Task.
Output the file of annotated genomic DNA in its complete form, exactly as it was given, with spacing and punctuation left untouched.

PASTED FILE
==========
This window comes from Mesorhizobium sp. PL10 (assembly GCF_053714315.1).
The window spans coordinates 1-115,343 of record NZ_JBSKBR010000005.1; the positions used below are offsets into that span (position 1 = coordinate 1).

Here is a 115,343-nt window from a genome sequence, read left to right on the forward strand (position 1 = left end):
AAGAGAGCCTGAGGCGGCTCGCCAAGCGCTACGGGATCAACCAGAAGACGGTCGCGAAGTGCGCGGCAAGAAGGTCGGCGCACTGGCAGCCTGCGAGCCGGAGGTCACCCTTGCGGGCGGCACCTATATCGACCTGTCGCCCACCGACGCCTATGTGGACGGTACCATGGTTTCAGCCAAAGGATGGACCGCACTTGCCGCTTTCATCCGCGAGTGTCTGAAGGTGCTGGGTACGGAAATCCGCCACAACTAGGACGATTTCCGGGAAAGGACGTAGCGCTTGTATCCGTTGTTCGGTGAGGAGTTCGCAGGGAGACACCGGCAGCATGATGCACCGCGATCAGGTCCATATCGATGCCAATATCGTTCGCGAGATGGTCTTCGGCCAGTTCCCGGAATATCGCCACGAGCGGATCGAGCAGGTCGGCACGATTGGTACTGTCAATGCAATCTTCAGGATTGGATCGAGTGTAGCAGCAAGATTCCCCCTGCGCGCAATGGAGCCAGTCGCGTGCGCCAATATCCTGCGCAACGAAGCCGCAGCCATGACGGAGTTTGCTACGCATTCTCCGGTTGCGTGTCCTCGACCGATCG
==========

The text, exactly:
This window comes from Mesorhizobium sp. PL10 (assembly GCF_053714315.1).
The window spans coordinates 1-115,343 of record NZ_JBSKBR010000005.1; the positions used below are offsets into that span (position 1 = coordinate 1).

Here is a 115,343-nt window from a genome sequence, read left to right on the forward strand (position 1 = left end):
AAGAGAGCCTGAGGCGGCTCGCCAAGCGCTACGGGATCAACCAGAAGACGGTCGCGAAGTGCGCGGCAAGAAGGTCGGCGCACTGGCAGCCTGCGAGCCGGAGGTCACCCTTGCGGGCGGCACCTATATCGACCTGTCGCCCACCGACGCCTATGTGGACGGTACCATGGTTTCAGCCAAAGGATGGACCGCACTTGCCGCTTTCATCCGCGAGTGTCTGAAGGTGCTGGGTACGGAAATCCGCCACAACTAGGACGATTTCCGGGAAAGGACGTAGCGCTTGTATCCGTTGTTCGGTGAGGAGTTCGCAGGGAGACACCGGCAGCATGATGCACCGCGATCAGGTCCATATCGATGCCAATATCGTTCGCGAGATGGTCTTCGGCCAGTTCCCGGAATATCGCCACGAGCGGATCGAGCAGGTCGGCACGATTGGTACTGTCAATGCAATCTTCAGGATTGGATCGAGTGTAGCAGCAAGATTCCCCCTGCGCGCAATGGAGCCAGTCGCGTGCGCCAATATCCTGCGCAACGAAGCCGCAGCCATGACGGAGTTTGCTACGCATTCTCCGGTTGCGTGTCCTCGACCGATCG